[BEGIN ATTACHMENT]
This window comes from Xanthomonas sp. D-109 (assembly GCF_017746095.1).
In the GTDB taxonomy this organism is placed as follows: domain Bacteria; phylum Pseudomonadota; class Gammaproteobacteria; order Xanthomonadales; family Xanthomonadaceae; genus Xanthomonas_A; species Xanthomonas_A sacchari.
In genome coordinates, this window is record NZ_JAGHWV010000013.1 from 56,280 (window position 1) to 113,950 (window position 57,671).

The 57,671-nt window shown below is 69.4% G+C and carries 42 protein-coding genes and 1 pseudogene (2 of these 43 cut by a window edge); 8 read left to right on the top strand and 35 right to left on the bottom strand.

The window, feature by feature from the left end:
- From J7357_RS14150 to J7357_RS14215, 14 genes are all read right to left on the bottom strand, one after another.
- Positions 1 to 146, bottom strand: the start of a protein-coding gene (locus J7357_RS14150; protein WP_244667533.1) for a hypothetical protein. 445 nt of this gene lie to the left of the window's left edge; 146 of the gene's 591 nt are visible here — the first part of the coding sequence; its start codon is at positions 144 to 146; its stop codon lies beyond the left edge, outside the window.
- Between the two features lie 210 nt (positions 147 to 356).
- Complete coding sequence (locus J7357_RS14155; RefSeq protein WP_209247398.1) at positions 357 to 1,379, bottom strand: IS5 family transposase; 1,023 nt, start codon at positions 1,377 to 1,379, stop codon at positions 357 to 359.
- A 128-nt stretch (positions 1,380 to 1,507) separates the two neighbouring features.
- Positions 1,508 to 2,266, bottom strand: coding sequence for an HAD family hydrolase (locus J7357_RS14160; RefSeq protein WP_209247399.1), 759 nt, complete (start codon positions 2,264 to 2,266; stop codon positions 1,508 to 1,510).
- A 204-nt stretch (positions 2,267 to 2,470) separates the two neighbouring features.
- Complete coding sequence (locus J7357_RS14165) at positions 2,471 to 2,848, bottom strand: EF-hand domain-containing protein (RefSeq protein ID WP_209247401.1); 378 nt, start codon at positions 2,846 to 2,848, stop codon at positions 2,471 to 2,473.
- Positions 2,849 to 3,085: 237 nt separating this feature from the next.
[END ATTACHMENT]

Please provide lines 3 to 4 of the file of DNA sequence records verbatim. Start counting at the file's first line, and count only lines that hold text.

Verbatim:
In genome coordinates, this window is record NZ_JAGHWV010000013.1 from 56,280 (window position 1) to 113,950 (window position 57,671).

The 57,671-nt window shown below is 69.4% G+C and carries 42 protein-coding genes and 1 pseudogene (2 of these 43 cut by a window edge); 8 read left to right on the top strand and 35 right to left on the bottom strand.